Twittering away | Weekly Roundup
- Twitter’s very first developer conference was this week, and the air has been thick with Twitter news. One of the big headlines: sponsored tweets are here (not ads, they insist). Will they fundamentally change the service we know and (sometimes) love? Will anyone click? And when will they roll out a grant program for nonprofits?
- Google has rolled out some interesting new Twitter search tools: Follow Finder uses public data about followers and followees to recommend cool Tweeple you might like to follow, and Google Replay combs the Twitter archives to tell you what was being said about a particular topic on a particular day and time. Want to see what the Twitterverse had to say about health care reform right before passage as opposed to right after? Well, now there’s an app for that.
- Speaking of Twitter history, the Library of Congress has announced plans to incorporate Twitter’s digital archive into its collection. That’s every breakfast food update, every off-color spam message, every drunken rant preserved for posterity in all its 140-character glory. So before you hit the button, remember: tweets are forever.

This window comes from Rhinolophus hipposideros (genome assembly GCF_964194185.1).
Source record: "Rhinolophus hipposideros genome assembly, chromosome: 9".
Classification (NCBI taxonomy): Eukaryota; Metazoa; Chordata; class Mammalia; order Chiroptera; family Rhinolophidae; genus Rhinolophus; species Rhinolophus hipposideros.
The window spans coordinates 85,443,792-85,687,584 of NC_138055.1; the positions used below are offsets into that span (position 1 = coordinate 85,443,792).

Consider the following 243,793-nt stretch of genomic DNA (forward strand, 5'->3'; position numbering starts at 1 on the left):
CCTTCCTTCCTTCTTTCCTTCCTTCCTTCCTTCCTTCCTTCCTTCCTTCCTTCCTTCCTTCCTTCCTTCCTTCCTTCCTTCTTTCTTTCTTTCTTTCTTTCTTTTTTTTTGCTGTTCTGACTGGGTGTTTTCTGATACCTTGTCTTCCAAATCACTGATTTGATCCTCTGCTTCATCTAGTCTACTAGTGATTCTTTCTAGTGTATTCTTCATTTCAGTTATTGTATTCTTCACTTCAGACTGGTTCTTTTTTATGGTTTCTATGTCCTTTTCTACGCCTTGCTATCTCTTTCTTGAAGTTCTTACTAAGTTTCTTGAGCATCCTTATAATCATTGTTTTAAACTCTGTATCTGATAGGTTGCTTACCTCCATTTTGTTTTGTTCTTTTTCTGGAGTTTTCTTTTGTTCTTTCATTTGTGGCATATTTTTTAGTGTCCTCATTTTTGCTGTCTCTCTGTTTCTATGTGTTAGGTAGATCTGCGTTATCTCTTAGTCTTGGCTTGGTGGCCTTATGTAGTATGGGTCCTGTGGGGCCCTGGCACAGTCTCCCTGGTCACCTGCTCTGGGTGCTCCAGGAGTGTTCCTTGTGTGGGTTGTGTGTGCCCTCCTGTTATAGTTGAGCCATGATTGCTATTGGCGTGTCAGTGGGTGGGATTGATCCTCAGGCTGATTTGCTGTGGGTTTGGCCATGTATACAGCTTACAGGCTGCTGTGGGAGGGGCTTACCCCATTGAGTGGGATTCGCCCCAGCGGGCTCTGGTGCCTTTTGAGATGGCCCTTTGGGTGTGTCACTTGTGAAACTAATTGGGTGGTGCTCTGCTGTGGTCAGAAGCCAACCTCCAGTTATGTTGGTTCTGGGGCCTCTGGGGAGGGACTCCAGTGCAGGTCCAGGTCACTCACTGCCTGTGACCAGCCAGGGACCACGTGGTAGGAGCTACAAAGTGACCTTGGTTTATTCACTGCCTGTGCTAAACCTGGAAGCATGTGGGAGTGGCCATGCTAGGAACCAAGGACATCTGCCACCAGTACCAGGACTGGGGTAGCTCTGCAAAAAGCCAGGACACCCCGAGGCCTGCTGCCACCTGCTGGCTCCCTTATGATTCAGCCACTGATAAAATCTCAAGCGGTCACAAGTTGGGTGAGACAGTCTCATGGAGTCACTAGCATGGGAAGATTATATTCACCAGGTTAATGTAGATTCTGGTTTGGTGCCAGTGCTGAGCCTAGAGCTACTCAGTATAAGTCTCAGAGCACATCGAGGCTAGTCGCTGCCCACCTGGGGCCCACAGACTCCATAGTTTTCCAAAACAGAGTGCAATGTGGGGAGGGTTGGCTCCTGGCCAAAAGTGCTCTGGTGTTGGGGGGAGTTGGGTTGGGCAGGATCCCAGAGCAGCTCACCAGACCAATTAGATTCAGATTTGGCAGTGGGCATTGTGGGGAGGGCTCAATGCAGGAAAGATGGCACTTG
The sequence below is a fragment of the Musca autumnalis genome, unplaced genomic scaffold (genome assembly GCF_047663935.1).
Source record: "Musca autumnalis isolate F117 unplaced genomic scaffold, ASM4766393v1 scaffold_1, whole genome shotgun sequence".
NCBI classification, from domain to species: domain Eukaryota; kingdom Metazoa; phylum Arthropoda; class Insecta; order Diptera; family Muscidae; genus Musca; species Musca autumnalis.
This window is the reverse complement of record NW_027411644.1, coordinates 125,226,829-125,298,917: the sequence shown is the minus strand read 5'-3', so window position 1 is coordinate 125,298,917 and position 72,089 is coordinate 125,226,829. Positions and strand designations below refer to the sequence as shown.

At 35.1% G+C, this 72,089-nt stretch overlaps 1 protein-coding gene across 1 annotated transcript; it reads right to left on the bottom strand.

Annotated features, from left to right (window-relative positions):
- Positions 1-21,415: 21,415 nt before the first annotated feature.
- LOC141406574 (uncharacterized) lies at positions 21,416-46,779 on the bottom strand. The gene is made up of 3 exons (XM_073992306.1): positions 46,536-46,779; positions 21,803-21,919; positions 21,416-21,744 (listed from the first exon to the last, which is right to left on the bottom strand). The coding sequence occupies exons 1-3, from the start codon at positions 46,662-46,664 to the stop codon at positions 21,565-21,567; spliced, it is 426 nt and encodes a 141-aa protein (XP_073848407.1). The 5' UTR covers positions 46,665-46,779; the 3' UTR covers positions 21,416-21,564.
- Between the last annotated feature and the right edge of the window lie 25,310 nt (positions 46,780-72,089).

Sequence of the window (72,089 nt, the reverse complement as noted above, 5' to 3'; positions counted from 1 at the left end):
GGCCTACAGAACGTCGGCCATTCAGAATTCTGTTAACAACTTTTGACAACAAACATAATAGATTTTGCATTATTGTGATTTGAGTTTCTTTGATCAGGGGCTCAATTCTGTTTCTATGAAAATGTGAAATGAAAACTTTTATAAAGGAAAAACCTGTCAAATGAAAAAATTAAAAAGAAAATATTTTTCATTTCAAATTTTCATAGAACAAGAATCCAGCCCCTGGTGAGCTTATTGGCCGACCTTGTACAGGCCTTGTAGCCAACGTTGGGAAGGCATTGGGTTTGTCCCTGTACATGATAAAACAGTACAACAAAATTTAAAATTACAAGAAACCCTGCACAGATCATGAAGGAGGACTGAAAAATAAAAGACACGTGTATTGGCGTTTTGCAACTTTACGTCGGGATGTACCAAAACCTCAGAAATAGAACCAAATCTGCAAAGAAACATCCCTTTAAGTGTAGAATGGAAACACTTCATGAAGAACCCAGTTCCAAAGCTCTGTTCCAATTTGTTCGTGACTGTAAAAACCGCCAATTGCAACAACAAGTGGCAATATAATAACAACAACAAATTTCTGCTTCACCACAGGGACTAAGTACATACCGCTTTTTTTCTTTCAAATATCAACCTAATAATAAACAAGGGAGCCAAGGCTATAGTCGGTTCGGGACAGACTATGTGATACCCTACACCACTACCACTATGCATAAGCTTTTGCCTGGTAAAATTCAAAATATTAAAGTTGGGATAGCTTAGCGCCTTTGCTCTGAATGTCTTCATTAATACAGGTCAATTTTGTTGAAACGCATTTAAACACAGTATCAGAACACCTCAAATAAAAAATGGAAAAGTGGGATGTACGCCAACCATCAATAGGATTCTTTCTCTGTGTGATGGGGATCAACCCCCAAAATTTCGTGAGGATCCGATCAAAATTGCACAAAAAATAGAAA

- Does your organization have a technology succession plan? Andrea Berry on Idealware’s blog shares some tips for making sure your organization’s technological know-how–from database maintenance to email software–doesn’t walk out the door with your intern.
- And for those of you who are dismayed by the orgy of oversharing that already takes place on Twitter and Facebook, enter Blippy: a growing social networking platform that allows users to publicly share information about credit card transactions. Sounds crazy, but as Sarah Hartshorn points out on Social Media Today, there are plenty of interesting opportunities–what if every time a donor gave to your organization, they could automatically share details of the transaction with all of their friends?